I’ve been pondering several things this week in my practice, but a major theme has been self-love. In recognition of the fact that my singing journey is very connected to my life journey, I observe that I tend to recoil from the hug. That is to say that, when I think about giving myself a virtual hug as I sing (as suggested by my mentor, Neil Semer), my tendency is to want to back away from that. I’m told that as a small child I also did this; when encouraged to snuggle, I often wriggled away. The irony of this is that I often felt like I didn’t get love. How strange! I pushed away the love I sought. The love I craved. And so do I now when I sing. I literally back away from the very thing that will give me support and stability.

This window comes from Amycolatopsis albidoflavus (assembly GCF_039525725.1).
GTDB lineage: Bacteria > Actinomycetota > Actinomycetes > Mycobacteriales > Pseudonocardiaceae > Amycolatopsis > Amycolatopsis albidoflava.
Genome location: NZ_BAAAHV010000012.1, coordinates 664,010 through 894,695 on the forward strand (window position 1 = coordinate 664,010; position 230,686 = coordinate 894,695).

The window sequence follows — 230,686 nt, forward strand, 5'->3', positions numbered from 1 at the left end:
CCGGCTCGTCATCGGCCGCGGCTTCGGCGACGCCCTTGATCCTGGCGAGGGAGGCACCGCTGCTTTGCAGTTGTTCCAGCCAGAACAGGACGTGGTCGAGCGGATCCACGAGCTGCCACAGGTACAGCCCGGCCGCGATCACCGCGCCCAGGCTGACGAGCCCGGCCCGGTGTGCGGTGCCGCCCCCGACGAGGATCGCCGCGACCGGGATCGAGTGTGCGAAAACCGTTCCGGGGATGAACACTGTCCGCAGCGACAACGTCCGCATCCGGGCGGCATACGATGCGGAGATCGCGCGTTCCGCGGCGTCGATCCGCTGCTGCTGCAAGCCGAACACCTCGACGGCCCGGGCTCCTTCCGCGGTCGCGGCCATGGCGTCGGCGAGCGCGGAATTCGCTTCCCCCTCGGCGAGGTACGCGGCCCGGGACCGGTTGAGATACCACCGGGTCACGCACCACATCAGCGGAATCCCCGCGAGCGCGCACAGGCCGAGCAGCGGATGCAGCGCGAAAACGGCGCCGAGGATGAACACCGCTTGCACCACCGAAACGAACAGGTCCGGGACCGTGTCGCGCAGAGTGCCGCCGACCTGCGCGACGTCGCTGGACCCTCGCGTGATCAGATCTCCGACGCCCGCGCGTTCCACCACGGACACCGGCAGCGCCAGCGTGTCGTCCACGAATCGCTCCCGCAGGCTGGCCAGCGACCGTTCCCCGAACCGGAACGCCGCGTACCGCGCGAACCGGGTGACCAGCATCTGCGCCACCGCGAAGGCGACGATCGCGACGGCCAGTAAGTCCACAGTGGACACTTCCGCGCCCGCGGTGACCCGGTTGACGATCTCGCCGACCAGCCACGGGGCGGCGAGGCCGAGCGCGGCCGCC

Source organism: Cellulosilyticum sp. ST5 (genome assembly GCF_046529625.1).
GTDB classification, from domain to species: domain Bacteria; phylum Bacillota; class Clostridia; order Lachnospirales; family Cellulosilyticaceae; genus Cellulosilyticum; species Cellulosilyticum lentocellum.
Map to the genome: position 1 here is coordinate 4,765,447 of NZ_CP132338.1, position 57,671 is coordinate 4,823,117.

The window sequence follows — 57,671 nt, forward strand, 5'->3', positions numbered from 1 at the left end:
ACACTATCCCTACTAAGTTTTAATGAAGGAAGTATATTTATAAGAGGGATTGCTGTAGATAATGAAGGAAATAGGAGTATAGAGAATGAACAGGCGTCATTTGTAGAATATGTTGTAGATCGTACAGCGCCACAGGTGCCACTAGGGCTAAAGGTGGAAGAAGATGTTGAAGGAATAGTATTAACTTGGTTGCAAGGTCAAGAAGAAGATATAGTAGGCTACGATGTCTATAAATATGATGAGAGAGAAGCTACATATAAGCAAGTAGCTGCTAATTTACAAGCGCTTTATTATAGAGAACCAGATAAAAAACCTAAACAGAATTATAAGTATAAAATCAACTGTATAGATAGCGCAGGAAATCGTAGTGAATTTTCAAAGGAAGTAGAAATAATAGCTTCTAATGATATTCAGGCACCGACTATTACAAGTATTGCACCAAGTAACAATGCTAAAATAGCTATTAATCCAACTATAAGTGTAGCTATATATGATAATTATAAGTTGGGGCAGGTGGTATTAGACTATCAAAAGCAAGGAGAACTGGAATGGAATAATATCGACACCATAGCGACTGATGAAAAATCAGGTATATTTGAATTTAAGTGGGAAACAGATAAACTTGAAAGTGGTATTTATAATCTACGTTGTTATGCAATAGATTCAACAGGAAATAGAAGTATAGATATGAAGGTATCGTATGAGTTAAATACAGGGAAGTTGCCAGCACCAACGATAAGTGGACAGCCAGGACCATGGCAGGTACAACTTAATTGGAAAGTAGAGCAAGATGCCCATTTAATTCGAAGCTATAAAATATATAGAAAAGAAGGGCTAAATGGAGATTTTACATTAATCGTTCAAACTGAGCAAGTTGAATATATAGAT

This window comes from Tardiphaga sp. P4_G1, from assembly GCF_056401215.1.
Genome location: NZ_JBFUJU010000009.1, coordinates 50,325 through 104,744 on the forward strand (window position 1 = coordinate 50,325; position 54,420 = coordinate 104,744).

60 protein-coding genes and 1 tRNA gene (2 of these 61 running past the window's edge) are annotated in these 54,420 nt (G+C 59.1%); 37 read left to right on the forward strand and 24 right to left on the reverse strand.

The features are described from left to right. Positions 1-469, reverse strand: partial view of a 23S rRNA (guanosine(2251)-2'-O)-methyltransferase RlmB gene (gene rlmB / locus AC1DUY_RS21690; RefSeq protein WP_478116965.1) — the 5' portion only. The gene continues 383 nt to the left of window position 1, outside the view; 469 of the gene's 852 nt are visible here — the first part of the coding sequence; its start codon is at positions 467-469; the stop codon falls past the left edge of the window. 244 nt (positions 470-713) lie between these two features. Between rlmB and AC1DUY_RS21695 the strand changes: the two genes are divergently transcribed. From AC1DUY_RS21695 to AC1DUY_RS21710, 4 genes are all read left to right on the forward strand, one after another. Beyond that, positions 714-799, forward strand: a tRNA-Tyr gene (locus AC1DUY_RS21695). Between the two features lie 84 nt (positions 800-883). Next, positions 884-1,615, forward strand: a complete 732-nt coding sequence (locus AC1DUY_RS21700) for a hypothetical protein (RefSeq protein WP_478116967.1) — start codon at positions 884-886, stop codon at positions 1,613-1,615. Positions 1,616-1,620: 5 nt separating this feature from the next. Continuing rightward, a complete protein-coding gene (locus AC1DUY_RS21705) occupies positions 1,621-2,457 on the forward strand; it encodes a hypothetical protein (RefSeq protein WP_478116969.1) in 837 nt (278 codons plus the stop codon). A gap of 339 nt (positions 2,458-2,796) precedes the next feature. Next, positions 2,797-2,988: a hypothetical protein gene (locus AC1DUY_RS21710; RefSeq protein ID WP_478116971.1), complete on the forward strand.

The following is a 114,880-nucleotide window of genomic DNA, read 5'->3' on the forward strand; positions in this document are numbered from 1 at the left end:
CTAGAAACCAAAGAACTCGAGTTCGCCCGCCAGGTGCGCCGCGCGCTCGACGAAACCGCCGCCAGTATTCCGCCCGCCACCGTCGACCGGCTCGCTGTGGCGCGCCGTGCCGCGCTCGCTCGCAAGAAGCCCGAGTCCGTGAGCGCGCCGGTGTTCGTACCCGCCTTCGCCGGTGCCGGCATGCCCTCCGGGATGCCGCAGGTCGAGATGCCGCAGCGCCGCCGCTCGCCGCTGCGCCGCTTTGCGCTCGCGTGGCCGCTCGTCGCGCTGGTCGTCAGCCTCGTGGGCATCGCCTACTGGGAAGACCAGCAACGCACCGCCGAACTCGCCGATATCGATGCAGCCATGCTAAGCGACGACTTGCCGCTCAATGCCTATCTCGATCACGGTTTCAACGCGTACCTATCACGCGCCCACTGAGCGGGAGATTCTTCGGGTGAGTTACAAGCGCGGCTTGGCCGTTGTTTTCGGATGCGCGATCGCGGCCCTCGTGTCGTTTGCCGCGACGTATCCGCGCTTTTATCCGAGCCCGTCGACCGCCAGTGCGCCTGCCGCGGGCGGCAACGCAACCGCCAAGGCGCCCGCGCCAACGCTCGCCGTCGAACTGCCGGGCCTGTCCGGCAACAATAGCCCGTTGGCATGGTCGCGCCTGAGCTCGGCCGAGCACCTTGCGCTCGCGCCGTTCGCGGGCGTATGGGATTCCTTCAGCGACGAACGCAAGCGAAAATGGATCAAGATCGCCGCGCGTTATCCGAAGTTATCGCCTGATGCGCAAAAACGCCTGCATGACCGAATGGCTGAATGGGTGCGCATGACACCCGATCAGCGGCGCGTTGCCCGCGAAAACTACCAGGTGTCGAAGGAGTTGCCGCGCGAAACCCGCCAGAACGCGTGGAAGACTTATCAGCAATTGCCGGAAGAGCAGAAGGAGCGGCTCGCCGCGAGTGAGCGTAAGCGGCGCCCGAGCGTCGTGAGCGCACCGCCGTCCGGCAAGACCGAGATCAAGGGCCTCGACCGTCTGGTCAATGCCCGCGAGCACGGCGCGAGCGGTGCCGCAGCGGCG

I had been noticing with some discomfort that my voice often felt unsteady at the ends of phrases, as though it would “lift off” its moorings. I couldn’t seem to settle, to remain grounded in myself. And when I began working this past week with the “hug” concept while I practiced, I noticed a) this desire to pull away from the hugging sensation and b) that when I was able to stay with it that my voice remained stable, my breath supple, my sensation easy.

For the past several days, my intention when practicing is 3-fold: 1. begin with heart (acknowledge what I am feeling in the moment, and remain connected to my heart as a starting place); 2. take your time (go as slowly as you need to and repeat as often as necessary to truly embody the singing); 3. continue to “hug” myself throughout the singing phrase as though it is a constant source of anchoring and support. Instead of recoiling, I am learning trust.